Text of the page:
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The announcement by President Irfaan Ali on the last day of 2020 that his government will pay a $25,000 one-off cash grant to public servants is not enough. Apart from the amount being insufficient were the average public servant given a five percent wage/salary increase for last year they would have taken home significantly more than $25,000.
This is a poor attempt by the government to cover up its refusal to negotiate with the trade unions in the respective government agencies. Further, it exposes a government disinclined to consider the socio-economic wellbeing of some workers by throwing pittance at them while billions are spent to prop up the Guyana Sugar Corporation and create non-existent jobs.
The $25,000 is also an act of undermining the unions. Initially the government announced public servants will not receive an increase for 2020. Probably embarrassed at their hard-heartedness while they are spending money on themselves like water flowing from the Kaieteur Falls, they decided to pay the one-off grant. If this is an attempt to pull wool over people’s eyes they failed.
The $25,000 is not a wage or salary increase. Public servants are entering 2021 no better off than they were in 2020. It is back to square one and the People’s Progressive Party/Civic’s (PPP/C) policy of starving these workers. It is not a case where funding is not available to pay public servants on the same curve as done by the A Partnership for National Unity + Alliance For Change Coalition Government. Refusal by successive PPP/C governments to pay public servants decent wages and salaries dates back to the 1990s.
The strike by the public servants in 1999 which resulted in arbitration headed by Dr. Aubrey Armstrong has not yet been fully honoured. Then the government told public servants there was no money to pay them before the strike but they found the money to pay after the arbitration award was announced.
President Ali should recognise the public sector will find it difficult to attract and retain professionals when the government does not want to treat these workers as professionals and pay them deserving wages and salary. It is a fallacy to expect 100 percent performance when workers are inadequately compensated.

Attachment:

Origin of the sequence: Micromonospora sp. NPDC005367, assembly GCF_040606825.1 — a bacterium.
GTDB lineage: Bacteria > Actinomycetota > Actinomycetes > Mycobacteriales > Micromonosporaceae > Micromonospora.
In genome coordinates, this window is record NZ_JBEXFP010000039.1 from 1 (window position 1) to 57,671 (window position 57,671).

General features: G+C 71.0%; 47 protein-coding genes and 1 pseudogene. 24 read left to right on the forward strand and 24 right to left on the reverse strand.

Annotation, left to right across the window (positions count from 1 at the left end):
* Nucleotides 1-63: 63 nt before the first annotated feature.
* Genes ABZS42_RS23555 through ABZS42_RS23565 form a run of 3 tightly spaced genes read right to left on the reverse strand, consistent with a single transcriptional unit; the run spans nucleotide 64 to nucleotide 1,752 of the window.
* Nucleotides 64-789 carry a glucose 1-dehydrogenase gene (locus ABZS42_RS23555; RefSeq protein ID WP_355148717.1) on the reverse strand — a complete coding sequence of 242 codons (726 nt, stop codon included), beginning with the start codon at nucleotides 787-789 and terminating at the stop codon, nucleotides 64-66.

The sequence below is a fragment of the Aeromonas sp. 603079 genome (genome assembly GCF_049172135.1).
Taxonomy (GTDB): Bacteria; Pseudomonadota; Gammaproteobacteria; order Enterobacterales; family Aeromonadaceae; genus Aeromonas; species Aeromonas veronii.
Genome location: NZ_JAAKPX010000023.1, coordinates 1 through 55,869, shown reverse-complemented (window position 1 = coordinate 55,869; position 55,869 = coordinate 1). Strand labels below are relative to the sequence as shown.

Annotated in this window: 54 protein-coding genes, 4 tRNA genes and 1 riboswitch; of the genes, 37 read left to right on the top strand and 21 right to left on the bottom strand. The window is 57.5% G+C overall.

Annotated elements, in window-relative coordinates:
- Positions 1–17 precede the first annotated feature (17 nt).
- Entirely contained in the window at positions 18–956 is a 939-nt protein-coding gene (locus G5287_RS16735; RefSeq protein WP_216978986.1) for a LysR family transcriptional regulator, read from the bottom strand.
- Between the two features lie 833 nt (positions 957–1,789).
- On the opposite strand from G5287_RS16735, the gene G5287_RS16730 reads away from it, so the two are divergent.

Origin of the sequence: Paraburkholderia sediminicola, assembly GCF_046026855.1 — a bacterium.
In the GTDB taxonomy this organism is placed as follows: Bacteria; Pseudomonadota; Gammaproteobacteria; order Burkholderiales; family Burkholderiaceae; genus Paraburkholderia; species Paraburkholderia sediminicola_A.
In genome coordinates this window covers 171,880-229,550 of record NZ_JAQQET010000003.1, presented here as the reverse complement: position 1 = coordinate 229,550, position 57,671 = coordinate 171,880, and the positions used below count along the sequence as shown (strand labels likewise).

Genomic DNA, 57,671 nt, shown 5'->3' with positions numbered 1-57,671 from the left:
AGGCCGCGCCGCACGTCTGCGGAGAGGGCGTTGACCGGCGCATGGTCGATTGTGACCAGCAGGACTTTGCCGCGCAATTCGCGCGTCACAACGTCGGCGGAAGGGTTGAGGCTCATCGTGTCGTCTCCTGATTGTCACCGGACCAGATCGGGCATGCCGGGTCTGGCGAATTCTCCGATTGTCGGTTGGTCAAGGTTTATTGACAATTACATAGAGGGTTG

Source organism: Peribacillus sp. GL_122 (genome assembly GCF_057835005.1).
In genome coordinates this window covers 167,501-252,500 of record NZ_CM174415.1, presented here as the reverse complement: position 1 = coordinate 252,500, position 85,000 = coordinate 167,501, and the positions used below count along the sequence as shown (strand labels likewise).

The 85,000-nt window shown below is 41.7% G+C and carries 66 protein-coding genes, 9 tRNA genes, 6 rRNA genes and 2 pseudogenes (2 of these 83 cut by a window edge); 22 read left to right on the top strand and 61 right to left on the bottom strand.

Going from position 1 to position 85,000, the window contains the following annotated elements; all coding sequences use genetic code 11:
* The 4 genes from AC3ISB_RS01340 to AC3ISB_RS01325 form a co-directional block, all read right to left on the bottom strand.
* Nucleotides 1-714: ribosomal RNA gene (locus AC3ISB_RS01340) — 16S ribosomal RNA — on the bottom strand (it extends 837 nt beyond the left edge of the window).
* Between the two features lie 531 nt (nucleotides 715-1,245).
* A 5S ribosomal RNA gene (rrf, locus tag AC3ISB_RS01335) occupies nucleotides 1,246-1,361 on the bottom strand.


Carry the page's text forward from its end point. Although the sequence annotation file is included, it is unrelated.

Last year Guyana became an oil and gas economy. Most, if not all, the transactions from this industry require government services. It follows that to provide efficient services the public sector would require skilled and competent workers to manage the revenue and other aspects pertaining to the industry. It is inhumane to ask workers to do more and pay them less.
Government should scrap all the unnecessary spending to boost their image and flatter egos and divert the money to paying decent wages and salaries in the public sector. While the President and ministers are threatening public servants about intolerance for corruption, they are not paying public servants to avoid them being corrupted.
They are many decent public servants who would rather starve than take a bribe. They are many decent public servants who will not compromise their integrity and upbringing even as they are being paid starvation wages/salaries and finding it hard to make ends meet. This decency must be nurtured and encouraged by paying a living wage. Public servants deserve it.
They should be able to pay their mortgage or rent, transportation to and from work, utility bills, monthly food bills and if possible, put aside something (saving). Many public servants find it hard, were it not for the support of loved ones overseas, to provide these necessities of life. $25,000 one-off cash grant cannot cut it. It is insufficient and a slap in the face of public servants.